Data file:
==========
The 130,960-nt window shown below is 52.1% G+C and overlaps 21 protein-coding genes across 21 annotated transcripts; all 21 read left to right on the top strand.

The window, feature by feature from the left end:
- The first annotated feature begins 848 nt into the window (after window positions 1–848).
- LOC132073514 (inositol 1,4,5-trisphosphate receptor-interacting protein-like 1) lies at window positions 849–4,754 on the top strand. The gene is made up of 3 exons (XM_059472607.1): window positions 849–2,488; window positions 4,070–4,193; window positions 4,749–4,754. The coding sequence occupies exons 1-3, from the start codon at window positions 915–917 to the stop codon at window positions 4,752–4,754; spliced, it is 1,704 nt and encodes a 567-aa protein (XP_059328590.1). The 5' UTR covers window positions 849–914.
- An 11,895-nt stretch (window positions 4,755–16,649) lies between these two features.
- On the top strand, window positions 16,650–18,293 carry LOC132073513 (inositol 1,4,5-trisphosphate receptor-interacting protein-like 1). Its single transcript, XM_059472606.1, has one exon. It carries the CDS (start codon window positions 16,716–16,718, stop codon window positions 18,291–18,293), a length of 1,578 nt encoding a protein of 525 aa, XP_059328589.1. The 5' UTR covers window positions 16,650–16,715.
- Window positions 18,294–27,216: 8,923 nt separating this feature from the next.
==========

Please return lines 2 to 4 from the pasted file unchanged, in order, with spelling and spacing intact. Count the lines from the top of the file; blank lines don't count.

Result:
The window, feature by feature from the left end:
- The first annotated feature begins 848 nt into the window (after window positions 1–848).
- LOC132073514 (inositol 1,4,5-trisphosphate receptor-interacting protein-like 1) lies at window positions 849–4,754 on the top strand. The gene is made up of 3 exons (XM_059472607.1): window positions 849–2,488; window positions 4,070–4,193; window positions 4,749–4,754. The coding sequence occupies exons 1-3, from the start codon at window positions 915–917 to the stop codon at window positions 4,752–4,754; spliced, it is 1,704 nt and encodes a 567-aa protein (XP_059328590.1). The 5' UTR covers window positions 849–914.